Dear Readers,

I have been getting annoyed at the casual references to Occupy’s failure.

I think they were, by all and any measure, an incredible success.


Many years ago, my colleague Ted Sizer, when asked what he hoped the Coalition of Essential Schools’ influence would be five years down the line, said: “We’ll be having a better conversation about American schooling.” That was 1985. Maybe he was victorious five years down the line. We thought so, at the time. But alas today the important ideas that drove the Coalition of Essential Schools are decidedly less popular than they were when he made that point. We have moved very fast away from what Ted sso persuasively (we thought) was arguing for.

Now, I don’t know whether the founders of the Occupy movement expected to change the world, but they did what Ted had hoped for. They have had a remarkable impact on the language of the world, the conversation, the metaphors—the way we see things. They introduced, dramatically, the “99% vs 1%” thought! Now it, or variants of it, are on everyone’s lips and appear in all the pie charts, et al. They have made a powerful impression. Now we have to figure out how to capitalize on the fact that this dramatic unfairness is getting worse, not better. But, at least, it has been named.

Thanks, Occupiers of the world.

4 Responses

  1. great point deborah. one small correction, especially in light of occupy’s legacy: we don’t want to “capitalize” on their success…not even in terms of grammatical hierarchies. it’s the lower-case and anticapitalist imaginary that the movement brought forward with forceful conviction. 🙂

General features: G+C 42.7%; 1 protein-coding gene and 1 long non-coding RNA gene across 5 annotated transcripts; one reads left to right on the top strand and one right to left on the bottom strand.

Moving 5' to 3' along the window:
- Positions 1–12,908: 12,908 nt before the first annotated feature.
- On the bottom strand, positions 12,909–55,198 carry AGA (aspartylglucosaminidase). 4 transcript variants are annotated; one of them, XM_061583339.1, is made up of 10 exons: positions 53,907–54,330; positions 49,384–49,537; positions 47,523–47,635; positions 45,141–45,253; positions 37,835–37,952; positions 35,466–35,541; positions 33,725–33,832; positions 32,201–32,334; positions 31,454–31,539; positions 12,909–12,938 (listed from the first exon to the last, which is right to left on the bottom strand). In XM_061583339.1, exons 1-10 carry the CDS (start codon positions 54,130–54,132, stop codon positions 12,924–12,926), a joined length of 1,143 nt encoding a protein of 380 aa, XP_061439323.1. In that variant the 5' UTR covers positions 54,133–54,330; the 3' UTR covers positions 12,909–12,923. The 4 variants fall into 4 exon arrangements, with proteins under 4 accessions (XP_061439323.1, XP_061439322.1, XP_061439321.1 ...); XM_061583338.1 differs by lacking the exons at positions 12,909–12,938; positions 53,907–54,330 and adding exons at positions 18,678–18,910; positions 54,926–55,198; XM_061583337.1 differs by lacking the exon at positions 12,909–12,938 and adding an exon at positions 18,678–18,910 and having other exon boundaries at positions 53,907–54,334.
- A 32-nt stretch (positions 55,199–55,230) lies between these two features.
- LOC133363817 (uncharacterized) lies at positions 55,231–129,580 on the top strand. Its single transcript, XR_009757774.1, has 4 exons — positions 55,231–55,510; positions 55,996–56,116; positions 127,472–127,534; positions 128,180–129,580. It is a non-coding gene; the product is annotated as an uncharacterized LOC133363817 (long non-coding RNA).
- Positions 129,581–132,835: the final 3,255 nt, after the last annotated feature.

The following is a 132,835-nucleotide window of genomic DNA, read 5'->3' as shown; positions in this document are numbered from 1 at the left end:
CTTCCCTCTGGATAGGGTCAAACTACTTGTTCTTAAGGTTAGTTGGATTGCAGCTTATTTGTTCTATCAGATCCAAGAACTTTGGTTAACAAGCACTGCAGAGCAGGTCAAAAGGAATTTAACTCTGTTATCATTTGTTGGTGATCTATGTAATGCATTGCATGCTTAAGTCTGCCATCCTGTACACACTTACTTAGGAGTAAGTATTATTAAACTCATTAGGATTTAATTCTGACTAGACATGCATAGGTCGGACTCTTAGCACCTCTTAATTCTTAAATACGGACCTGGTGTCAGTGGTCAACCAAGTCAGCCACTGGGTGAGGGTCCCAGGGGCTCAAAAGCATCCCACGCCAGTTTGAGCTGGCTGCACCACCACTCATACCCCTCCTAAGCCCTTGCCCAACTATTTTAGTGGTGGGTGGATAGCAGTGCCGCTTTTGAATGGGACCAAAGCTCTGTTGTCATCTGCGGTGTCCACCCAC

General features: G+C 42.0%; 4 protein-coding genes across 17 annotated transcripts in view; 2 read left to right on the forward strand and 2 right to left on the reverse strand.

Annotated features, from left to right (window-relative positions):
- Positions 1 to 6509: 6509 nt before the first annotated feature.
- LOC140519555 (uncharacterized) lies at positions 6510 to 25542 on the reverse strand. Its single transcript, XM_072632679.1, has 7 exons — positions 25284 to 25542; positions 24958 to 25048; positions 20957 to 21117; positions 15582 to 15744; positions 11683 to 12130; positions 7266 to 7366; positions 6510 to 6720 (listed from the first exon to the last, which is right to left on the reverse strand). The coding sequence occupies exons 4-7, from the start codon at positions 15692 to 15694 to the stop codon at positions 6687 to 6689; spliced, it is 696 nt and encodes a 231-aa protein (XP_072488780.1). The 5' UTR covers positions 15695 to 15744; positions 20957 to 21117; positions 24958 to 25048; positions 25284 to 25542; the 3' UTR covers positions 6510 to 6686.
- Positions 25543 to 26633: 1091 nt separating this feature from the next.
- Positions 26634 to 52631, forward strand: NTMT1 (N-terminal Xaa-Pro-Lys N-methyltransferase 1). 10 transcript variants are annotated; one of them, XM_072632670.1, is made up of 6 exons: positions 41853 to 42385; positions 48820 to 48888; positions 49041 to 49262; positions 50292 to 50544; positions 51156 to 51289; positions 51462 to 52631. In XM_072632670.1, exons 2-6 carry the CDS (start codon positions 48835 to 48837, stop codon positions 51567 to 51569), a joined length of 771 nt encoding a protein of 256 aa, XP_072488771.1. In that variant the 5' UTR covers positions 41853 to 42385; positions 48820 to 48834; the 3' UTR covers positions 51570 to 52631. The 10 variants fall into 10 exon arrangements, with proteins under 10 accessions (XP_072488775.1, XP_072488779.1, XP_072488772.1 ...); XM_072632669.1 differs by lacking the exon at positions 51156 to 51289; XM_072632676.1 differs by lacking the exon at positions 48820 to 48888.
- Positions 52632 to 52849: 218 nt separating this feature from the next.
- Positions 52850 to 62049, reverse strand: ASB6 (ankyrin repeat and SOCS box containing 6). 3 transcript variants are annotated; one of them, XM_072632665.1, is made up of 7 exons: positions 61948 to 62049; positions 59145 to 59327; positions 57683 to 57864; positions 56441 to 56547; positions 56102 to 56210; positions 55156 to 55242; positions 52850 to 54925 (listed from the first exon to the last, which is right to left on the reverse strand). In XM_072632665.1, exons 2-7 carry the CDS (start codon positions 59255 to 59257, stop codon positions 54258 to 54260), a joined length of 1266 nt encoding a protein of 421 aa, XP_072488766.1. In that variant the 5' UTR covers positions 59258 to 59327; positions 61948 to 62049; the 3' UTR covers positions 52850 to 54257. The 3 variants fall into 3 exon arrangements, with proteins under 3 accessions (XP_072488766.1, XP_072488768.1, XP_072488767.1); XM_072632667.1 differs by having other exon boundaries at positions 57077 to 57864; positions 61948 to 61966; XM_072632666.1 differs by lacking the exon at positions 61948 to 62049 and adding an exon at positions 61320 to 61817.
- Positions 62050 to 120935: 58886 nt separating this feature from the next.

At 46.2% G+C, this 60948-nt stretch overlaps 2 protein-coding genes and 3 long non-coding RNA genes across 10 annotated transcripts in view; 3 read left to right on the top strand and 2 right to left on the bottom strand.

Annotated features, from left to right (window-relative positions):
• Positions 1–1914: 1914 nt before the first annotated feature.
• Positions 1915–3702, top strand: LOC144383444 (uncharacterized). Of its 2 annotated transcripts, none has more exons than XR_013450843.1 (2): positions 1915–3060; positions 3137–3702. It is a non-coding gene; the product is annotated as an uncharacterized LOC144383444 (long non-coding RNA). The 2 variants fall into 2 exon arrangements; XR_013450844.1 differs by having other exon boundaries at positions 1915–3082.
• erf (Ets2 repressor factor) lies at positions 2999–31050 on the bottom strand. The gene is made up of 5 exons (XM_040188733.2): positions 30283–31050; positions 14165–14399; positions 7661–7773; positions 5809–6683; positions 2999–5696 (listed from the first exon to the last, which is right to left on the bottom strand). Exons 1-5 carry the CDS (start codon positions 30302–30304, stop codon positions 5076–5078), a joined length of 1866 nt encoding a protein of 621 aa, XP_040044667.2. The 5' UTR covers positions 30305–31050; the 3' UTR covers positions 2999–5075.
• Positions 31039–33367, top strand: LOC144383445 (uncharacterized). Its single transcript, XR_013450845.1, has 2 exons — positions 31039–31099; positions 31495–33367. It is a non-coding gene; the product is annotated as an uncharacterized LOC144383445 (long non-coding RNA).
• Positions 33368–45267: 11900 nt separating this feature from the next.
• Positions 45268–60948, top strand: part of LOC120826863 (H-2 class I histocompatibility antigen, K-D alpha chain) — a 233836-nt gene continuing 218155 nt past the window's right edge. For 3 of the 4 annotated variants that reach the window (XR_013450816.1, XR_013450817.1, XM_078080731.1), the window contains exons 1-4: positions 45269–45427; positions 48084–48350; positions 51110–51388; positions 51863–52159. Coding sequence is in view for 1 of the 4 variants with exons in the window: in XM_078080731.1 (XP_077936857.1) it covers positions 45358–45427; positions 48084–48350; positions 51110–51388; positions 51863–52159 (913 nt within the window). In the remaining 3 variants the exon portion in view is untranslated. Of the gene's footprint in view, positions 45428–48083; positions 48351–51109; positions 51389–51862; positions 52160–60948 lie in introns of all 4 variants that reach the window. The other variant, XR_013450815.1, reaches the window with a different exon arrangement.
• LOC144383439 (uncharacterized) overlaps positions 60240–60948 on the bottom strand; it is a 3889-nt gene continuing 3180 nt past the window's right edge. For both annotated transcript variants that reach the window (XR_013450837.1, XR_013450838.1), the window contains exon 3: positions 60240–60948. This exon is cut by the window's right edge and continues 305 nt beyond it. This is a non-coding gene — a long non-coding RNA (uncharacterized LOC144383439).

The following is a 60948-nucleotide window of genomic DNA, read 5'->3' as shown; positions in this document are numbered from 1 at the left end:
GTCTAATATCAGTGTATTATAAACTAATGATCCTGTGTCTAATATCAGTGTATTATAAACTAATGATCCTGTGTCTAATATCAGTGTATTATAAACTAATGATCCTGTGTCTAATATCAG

cheers, and keep up the great work!

  2. “Occupy” is total bunk. The Democrats are in bed with Wall Street and the big banks are protected by Dems in every branch of government. The 1960s are calling the retired hippies . . .

    • I am totally unclear as to your point. I am not sure what you think the connection is between the Democratic party and the Occupy movement, that you appear to imply. I doubt many in the Occupy Movement see the Democratic party aligned with the Occupy Movement. As this post points out though, the Occupy movement has gotten their agenda at least talked about, which while not much of an immediate help, is a small step in a much needed direction. Have no idea what you mean by the 1960s are calling the hippies–the Occupy movement appears to be mostly young people, though it is supported by many who maintained their values from the civil rights periods of the 1960s (which were not mainly hippies actually, if you know your history–hippies as a whole were a pretty apolitical, preferring to not engage with the political system).

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